See, I'm a little confused. Because for years, big companies like IBM have insisted there were so few talented IT workers in the U.S., they had to imp
February 3, 2009

See, I'm a little confused. Because for years, big companies like IBM have insisted there were so few talented IT workers in the U.S., they had to import them from India. And yet now we have so many, we can send them to India! Isn't that funny?

If I were a suspicious sort (and God knows, I'm not), I'd wonder if this isn't really a way to keep experienced American workers while artificially suppressing their wages. And of course, I'd also have to wonder: If you're offered one of these jobs and you decline, are you then ineligible to collect unemployment compensation? Because that already happens with big companies in the U.S.

Isn't this new personal responsibility thing fun? Who knew we'd get to see the world at company expense?

The climate is warm, there's no shortage of exotic food, and the cost of living is rock bottom. That's IBM (NYSE: IBM)'s pitch to the laid-off American workers it's offering to place in India. The catch: Wages in the country are pennies-on-the-dollar compared to U.S. salaries.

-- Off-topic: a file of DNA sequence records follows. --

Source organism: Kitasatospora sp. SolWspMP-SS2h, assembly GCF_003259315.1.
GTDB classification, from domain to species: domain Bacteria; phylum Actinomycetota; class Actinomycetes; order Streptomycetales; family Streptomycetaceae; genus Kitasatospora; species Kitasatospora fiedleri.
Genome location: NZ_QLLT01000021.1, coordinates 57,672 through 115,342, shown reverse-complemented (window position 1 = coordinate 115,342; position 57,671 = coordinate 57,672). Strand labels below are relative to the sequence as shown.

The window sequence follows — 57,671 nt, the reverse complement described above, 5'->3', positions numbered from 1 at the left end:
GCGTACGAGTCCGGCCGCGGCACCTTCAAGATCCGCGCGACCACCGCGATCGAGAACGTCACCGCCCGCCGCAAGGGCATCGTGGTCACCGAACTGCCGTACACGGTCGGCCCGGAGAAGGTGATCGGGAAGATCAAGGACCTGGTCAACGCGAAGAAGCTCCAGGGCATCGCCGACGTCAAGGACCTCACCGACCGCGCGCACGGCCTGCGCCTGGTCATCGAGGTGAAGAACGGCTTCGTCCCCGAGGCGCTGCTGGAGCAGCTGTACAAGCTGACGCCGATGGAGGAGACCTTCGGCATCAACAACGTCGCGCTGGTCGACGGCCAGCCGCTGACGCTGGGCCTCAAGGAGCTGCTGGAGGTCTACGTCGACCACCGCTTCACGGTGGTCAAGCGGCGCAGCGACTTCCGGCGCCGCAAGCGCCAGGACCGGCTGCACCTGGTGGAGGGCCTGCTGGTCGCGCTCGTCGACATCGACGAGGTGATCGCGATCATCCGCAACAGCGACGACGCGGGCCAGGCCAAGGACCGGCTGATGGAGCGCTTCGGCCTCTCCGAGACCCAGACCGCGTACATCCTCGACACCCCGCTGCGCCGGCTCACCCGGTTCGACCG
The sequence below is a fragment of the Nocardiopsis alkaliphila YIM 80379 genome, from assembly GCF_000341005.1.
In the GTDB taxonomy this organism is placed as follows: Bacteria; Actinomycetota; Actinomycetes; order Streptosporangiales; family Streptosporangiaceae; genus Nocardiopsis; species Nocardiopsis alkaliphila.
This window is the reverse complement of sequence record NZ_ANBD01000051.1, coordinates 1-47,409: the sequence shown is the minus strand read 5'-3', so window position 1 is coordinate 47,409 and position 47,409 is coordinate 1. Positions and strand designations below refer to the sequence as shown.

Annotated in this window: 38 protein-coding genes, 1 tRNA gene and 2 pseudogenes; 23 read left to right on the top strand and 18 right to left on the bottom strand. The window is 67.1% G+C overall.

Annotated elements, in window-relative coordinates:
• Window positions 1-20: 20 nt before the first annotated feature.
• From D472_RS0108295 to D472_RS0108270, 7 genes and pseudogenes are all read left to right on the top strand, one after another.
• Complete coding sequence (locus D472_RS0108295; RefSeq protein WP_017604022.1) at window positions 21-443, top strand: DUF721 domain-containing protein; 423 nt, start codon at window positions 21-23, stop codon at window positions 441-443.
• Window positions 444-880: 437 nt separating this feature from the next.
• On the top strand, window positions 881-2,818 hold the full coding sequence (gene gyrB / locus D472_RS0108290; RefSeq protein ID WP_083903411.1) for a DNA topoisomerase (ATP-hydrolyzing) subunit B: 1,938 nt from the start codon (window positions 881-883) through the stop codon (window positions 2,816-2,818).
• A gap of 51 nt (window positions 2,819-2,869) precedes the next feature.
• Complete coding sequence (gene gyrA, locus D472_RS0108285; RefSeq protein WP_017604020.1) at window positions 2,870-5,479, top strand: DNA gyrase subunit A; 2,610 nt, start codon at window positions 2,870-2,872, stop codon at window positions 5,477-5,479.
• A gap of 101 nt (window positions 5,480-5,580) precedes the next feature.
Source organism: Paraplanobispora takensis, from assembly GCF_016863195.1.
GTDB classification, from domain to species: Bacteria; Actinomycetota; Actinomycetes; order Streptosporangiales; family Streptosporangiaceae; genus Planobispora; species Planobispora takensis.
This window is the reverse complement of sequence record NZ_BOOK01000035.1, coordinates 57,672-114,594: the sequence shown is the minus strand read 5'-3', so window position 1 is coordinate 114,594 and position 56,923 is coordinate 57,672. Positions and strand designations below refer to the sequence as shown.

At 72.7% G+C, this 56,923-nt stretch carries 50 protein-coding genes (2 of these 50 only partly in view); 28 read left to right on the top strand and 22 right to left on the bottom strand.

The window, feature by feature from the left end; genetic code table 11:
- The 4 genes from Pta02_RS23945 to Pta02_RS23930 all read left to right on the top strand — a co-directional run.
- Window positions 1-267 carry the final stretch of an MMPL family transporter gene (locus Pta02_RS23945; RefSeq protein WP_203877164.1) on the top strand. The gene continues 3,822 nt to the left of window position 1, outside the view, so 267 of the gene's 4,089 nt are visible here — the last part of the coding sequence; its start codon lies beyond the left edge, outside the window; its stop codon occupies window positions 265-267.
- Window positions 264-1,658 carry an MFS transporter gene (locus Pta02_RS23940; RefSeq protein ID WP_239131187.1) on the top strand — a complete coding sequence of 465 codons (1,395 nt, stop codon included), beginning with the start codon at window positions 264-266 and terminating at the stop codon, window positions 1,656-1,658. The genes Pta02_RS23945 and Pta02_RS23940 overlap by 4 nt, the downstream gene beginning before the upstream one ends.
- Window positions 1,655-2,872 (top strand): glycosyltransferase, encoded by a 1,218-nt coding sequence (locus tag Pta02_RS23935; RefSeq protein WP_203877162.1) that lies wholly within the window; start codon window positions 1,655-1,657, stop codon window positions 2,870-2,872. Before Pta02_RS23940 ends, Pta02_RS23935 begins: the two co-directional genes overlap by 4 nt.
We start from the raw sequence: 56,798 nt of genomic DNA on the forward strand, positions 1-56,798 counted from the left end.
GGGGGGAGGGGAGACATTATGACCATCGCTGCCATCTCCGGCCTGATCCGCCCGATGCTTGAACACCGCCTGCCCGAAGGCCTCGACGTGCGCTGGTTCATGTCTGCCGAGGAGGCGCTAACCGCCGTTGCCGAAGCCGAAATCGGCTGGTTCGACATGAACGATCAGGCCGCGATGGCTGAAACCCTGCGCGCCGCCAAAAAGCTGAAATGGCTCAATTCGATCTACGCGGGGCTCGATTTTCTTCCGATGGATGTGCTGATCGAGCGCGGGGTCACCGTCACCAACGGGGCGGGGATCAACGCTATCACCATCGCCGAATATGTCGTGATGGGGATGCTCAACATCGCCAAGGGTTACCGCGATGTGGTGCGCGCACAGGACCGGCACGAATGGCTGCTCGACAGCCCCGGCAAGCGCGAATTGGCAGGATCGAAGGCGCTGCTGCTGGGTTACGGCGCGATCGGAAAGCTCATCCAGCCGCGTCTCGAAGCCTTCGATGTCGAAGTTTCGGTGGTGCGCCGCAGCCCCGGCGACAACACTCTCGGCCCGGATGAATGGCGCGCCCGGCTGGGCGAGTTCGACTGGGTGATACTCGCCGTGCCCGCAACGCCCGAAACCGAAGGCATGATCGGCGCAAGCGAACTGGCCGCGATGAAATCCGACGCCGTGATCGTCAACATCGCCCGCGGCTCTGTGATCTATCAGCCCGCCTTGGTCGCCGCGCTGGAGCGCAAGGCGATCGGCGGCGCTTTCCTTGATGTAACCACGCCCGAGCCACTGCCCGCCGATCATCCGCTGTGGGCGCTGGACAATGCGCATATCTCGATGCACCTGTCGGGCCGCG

Under a program called Project Match, IBM will help workers laid off from domestic sites obtain travel and visa assistance for countries in which Big Blue has openings. Mostly that's developing markets like India, China, and Brazil.

"IBM has established Project Match to help you locate potential job opportunities in growth markets where your skills are in demand," IBM says in an internal notice on the initiative. "Should you accept a position in one of these countries, IBM offers financial assistance to offset moving costs, provides immigration support, such as visa assistance, and other support to help ease the transition of an international move."

The document states that the program is limited to "satisfactory performers who have been notified of separation from IBM U.S. or Canada and are willing to work on local terms and conditions." The latter indicates that workers will be paid according to prevailing norms in the countries to which they relocate. In many cases, that could be substantially less than what they earned in North America.

IBM has laid off more than 4,000 workers in the United States since the beginning of January, according to an employee group. The company has confirmed layoffs but won't comment on specific numbers.

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